Performance improvement programs may help reduce the surgical backlog in South African hospitals


  • Shamal V. Ramesar Augustine Medical, Cape Town, Gauteng, South Africa



Surgical backlog, ERAS, Bundles of care, Care pathway


The COVID-19 pandemic has presented an unprecedented dilemma to healthcare systems around the world, leaving many countries with the burden of massive surgical backlogs, caused by the postponement or cancellation of elective surgical procedures. Current ideas to reduce the consequential impact of this surgical backlog on patient morbidity and mortality is to increase surgical volumes, however in under-resourced countries such as South Africa this idea may be more difficult to implement due to a shortage of facilities and clinical staff. In addition, the current infrastructure, especially those in many public healthcare facilities are poor and this coupled with limited financial resources presents further challenges. Also, all hospitals both public and private alike, cannot function at full capacity due to COVID-19 protocols. Given these limitations, performance improvement strategies must be implemented with some urgency in order to limit further backlogs and disruptions to surgical outputs. Evidence-based, best practice strategies such as surgical bundles, care pathways and enhanced recovery after surgery programs have been shown to improve surgical outcomes and reduce hospital stay. Since the bottleneck to surgical volume lies in post-operative care and not theatre capacity, implementation of such programs may help to improve patient throughput, thereby increasing surgical volumes and could possibly be the answer towards reducing these overwhelming backlogs.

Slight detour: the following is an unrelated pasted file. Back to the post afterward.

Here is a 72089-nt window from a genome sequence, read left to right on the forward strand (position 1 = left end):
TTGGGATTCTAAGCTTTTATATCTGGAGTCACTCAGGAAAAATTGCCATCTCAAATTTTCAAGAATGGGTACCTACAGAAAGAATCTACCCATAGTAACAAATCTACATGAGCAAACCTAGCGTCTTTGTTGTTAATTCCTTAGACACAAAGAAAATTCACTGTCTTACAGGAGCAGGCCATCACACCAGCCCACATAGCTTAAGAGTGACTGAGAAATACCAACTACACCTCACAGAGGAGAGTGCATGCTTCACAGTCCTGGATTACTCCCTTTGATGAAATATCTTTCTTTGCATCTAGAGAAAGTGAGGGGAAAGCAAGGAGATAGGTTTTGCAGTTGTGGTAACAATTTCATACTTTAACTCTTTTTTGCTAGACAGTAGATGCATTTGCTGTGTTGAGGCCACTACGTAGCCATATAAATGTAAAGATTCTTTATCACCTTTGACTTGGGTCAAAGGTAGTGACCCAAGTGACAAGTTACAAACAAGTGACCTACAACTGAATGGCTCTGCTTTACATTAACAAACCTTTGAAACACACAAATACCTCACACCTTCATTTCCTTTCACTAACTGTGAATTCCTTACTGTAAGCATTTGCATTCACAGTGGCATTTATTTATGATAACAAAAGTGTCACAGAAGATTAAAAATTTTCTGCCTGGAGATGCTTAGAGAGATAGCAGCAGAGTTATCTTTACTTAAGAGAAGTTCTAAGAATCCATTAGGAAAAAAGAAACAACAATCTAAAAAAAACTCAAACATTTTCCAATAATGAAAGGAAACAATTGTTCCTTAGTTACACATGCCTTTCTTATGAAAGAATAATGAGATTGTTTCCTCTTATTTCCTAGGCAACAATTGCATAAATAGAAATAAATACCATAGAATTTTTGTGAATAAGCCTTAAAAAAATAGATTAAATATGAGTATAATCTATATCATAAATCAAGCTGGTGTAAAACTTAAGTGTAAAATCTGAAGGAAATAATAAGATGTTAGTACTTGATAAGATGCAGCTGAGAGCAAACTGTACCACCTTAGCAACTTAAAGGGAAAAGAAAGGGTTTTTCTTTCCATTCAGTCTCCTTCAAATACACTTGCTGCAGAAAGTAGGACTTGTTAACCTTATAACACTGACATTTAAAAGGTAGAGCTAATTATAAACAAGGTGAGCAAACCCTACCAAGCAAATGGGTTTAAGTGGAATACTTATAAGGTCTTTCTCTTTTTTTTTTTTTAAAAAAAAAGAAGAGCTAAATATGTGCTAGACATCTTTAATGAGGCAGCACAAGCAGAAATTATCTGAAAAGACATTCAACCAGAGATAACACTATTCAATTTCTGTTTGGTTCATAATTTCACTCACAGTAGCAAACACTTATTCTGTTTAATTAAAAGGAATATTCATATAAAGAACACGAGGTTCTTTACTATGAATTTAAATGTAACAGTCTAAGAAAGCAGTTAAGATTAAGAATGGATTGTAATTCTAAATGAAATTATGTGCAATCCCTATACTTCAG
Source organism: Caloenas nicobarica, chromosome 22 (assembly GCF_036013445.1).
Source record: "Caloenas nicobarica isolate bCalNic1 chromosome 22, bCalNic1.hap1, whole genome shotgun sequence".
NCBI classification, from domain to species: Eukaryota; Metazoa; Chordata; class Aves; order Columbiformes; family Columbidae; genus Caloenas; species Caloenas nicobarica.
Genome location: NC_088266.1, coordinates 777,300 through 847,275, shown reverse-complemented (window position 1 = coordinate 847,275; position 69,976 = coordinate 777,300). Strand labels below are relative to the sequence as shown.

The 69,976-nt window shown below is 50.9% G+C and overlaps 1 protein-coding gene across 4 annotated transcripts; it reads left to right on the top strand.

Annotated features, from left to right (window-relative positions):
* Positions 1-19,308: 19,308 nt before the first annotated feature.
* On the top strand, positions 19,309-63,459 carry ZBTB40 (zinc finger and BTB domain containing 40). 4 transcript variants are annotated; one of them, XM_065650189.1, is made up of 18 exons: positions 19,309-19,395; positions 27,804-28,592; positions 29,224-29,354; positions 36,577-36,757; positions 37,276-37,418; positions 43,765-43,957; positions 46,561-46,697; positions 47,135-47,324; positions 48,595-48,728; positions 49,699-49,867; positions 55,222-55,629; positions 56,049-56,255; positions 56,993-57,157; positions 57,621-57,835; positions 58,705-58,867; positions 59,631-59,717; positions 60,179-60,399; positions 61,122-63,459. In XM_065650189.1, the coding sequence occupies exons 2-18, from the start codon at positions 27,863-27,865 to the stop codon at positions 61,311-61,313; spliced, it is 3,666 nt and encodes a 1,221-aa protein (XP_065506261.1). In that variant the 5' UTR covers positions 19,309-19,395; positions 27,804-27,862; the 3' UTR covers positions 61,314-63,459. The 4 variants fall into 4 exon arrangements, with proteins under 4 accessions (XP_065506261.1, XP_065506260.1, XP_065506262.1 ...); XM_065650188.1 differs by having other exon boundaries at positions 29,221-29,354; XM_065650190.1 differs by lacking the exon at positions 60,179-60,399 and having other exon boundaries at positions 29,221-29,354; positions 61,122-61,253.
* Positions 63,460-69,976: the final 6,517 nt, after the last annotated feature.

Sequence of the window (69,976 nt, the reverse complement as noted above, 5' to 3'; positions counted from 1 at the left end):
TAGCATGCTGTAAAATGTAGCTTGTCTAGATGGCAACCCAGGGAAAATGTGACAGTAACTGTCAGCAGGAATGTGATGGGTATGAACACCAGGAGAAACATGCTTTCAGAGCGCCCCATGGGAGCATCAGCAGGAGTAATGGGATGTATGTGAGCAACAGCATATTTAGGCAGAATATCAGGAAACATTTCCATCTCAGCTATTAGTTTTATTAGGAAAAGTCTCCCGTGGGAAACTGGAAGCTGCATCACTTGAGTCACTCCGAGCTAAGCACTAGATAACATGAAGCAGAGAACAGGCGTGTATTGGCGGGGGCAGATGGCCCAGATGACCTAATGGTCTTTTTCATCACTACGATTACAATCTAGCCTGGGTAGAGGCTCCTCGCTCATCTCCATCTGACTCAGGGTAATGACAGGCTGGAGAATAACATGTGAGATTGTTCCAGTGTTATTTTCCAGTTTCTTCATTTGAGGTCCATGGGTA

Author Biography

Shamal V. Ramesar, Augustine Medical, Cape Town, Gauteng, South Africa

Chief Medical Officer


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